Get to Know Your Professors: This Issue: Q & A with Jim Baken

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By: Kasha Caprata –

im Baken poses for the camera with his renditions on shoulderblades  of DaVinci's Mona Lisa photo by Brandon Keim

im Baken poses for the camera with his renditions on shoulderblades of DaVinci’s Mona Lisa
photo by Brandon Keim

Name: James Alfred Baken

Originated From: A ranch near Roscoe, Montana.

Undergraduate Program: I was a hospital corpsman (they called me “Doc” for four years) in the Navy during the Vietnam War, and with the G.I Bill, I was able to attend college. School was almost free, so I was free to take what I wanted, not what my folks thought I should take. I studied music, dance, theater, literature and painting at NWCC Jim Baken poses for the camera with his renditions on shoulderblades of DaVinci’s Mona Lisa. in Powell, Wyoming, at MSU in Bozeman, Montana, at EMC in Billings, Montana, and at the University of Montana in Missoula, Montana. When I graduated at the age of 32, I had received a commercial art degree and an art education degree. Yes, it took me a while, as I kind of ran wild with the wolves for a few years.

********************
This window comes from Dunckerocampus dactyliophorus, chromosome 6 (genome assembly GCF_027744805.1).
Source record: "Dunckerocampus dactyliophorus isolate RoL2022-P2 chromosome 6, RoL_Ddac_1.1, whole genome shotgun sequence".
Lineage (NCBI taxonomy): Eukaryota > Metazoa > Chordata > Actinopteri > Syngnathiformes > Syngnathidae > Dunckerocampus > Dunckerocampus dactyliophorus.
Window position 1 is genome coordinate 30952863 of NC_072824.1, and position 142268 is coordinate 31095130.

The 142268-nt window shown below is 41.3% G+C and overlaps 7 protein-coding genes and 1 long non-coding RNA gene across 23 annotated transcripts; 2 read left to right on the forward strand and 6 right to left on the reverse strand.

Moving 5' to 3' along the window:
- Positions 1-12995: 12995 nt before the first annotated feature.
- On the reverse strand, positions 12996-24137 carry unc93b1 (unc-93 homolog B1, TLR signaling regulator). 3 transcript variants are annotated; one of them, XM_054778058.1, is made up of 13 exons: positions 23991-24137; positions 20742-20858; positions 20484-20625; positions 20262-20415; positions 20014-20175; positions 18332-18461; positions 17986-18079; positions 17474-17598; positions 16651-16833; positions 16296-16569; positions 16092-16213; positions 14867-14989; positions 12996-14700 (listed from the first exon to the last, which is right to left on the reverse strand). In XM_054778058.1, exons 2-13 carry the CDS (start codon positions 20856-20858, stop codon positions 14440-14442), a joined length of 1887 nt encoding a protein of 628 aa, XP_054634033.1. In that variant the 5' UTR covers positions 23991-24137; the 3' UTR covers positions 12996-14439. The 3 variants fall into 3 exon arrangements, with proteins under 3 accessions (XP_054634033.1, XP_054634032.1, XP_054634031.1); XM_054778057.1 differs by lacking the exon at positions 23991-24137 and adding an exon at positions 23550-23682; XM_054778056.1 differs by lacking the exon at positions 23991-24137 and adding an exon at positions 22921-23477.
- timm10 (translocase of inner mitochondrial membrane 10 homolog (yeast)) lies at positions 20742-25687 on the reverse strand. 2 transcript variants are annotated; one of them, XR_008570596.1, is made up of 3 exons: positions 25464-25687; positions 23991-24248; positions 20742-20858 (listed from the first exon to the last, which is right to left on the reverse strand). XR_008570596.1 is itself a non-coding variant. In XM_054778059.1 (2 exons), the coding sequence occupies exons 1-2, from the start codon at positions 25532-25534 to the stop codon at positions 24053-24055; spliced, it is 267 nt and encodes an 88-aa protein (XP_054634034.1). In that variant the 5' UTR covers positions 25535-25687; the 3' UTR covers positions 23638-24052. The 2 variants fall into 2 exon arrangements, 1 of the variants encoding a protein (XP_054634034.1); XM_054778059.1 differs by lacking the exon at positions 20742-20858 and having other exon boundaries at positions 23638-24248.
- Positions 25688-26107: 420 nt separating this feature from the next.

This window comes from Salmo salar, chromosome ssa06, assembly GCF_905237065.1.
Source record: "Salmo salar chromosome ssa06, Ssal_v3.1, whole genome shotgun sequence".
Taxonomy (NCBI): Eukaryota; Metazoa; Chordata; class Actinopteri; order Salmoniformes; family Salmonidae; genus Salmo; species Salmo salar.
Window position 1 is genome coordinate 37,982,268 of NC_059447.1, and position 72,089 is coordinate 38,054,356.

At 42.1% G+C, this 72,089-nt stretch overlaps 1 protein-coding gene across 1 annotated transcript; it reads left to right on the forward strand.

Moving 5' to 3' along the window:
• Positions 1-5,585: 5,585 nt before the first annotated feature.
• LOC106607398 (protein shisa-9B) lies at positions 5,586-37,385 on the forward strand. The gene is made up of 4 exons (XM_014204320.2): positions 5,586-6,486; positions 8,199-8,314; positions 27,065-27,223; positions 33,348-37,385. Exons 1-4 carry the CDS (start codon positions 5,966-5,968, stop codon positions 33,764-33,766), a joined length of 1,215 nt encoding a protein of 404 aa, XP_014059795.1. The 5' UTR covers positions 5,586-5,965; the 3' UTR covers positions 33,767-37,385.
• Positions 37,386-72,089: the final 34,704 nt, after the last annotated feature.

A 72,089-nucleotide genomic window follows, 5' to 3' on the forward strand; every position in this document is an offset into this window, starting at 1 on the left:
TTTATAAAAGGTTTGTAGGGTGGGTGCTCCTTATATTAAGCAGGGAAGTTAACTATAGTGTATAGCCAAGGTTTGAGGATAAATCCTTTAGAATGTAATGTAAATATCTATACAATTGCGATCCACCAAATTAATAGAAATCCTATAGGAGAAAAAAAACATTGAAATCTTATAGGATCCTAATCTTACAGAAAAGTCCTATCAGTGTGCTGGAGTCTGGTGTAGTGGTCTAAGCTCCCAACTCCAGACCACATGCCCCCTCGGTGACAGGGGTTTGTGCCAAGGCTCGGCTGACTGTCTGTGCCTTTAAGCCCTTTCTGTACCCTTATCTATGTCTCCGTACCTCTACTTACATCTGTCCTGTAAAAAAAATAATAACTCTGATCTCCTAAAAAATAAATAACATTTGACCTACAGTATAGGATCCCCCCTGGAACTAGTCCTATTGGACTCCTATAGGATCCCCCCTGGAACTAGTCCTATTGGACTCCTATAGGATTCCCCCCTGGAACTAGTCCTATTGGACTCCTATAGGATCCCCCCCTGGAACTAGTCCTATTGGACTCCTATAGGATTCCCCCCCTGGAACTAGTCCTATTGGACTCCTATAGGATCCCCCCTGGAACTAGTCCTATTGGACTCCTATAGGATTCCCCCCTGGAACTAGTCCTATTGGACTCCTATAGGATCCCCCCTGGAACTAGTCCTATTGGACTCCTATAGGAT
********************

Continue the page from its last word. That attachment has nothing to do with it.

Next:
Masters/Ph.D. Program: After teaching grades 1-12 and coaching varsity women’s volleyball in Absarokee, Montana, for a few years, I decided to go back to school at the University of New Orleans for a 3 year MFA degree in painting.

Inspiration For Becoming a Professor: I chose to teach because it allows me a steady paycheck, keeps me steeped in the arts, makes me make painterly decisions every day, and is rewarding.

Draw to Rocky Mountain College: I’ve lived all over the U.S. and was thrilled to be able to come back to Montana. I feel like Marco Polo. I went to the East, acquired the good news of “modernity” and have returned to spread the riches.

The Best and Worst Things About Being a Professor: The best thing about being at Rocky and being a faculty member is that it allows me to influence and be influenced by young people every day. It is what gets me out of bed each day (plus my one cup of instant coffee … I’m not a coffee snob). What I dread each year is “starting all over again” at the beginning of the school year. It’s like coming out of a sort of retirement. It’s like waking from a coma! My summers are spent in isolation, making art from rocks and sticks and spotting forest fires while living in a 16 foot by 16 foot lookout tower in the Bitterroot Mountains. I don’t get phone calls and see very few people. To start a new school year, it feels like I have to completely rebuild everything from scratch.

Advice For New Students: I have a lot of advice for new students, but one thing I say frequently is get a double major! If you start early, it’s EASY! Get your money’s worth. Wouldn’t it be cool if Rocky were a school where every student got a double major? That would make us unique!

This Year’s Agenda: This year is like all years. I look forward to the magic that occurs in the studio classroom. It seems like all I do is open the door with a key, give an assignment and amazing things happen! Students are like racehorses that have always had the reins held tight. I simply let out the reins and they run like the wind!

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